The Minister for Work and Pensions (Lords) and Minister for Women has confirmed that the...
Second marriages... an inheritance dilemma
The number of people marrying for the second or even third time is higher than ever, but it can bring difficult decisions. Second marriages often leave spouses torn between the need to provide for their present partner and ensure that children from their previous marriage receive an inheritance.
A typical arrangement would be that when the first spouse dies, they leave their estate to their surviving partner. Upon his or her death, everything is passed to their children. Most would be happy with this and no difficult decisions arise.
However, second marriages create tough choices. You may want to leave your entire estate to your surviving spouse (particularly if your home is the main asset), but this puts your children’s inheritance in a vulnerable position. If you leave your estate to your spouse it will form part of their assets and could pass to beneficiaries of their choosing when they die. Your spouse is also free to change their will at any time.
Understandably this is a difficult subject to broach with your husband or wife as it raises awkward questions of trust. However, there are other issues that you should consider. Your spouse may have very persuasive children, or meet a new partner. Even creditors of your surviving spouse, such as local authorities for care home fees, can threaten your children’s inheritance.
With careful will planning, however, you can have the best of both worlds. By using a special type of trust called a life interest trust, your surviving spouse can be provided for during their lifetime and then your estate automatically passes to your children, or other beneficiaries chosen by you. This method can be very effective if your main asset is your family home. Upon your death you leave your property - or your share in the property - to your surviving spouse for the rest of their life, or until remarriage if you wish. Upon their death or remarriage, the property goes to your children. The will can also stipulate that the surviving spouse may move to a new property so long as it is on the same terms.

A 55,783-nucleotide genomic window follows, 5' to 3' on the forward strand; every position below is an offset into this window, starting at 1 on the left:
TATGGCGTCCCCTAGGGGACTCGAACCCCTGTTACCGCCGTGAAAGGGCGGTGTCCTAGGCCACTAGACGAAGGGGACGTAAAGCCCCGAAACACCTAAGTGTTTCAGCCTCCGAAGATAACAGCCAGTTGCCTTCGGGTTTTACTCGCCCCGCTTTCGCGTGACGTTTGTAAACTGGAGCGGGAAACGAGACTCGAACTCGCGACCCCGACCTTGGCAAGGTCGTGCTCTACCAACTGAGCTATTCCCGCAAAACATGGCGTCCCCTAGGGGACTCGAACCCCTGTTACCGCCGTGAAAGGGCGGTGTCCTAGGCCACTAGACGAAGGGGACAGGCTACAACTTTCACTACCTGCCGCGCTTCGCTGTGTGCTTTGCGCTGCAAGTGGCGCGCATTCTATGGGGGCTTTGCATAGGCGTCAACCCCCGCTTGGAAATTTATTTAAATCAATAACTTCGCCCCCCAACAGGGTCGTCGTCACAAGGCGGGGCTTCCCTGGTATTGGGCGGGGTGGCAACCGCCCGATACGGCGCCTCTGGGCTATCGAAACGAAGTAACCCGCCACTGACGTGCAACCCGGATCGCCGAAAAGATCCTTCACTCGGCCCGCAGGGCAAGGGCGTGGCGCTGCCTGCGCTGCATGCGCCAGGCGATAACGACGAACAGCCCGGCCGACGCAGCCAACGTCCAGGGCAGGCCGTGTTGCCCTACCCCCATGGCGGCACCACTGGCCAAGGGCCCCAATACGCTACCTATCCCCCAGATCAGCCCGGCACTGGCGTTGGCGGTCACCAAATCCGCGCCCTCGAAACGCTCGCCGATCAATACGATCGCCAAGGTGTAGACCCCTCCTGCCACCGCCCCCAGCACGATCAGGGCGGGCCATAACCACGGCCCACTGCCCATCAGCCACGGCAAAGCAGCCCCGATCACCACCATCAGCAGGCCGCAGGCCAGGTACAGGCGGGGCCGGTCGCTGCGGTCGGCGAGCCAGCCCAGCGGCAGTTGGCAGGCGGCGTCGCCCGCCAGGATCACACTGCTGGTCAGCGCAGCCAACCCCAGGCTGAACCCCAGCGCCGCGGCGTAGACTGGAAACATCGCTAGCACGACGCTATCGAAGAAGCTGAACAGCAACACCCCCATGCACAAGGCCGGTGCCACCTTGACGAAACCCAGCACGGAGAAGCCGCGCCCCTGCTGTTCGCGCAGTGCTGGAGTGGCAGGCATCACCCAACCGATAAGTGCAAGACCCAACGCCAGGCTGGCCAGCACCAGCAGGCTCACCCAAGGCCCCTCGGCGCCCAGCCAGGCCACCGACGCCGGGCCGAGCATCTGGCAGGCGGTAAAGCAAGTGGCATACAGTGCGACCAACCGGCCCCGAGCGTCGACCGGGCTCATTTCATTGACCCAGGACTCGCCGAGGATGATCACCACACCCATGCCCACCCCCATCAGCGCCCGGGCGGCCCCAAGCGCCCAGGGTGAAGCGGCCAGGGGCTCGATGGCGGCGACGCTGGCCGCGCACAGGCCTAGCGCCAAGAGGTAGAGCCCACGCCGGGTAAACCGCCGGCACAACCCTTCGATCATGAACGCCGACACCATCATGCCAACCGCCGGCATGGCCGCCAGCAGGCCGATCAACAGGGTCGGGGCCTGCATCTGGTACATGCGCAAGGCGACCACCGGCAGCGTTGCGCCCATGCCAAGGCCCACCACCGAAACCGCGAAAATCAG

This is a useful way to protect your partner’s and your children’s inheritance. It is vital, however, to seek legal advice to ensure that no complications have been overlooked, as these could result in distress and financial loss to your loved ones.
There are many other techniques that can be used in your will to ensure that your estate is dealt with in the way you want. Whatever your concerns, we are confident that we can find a way to help you achieve security for your loved ones and peace of mind for yourself.
If you would like to speak to one of our trust specialists then please contact me on 01206 217611 or alternatively email me on email@example.com.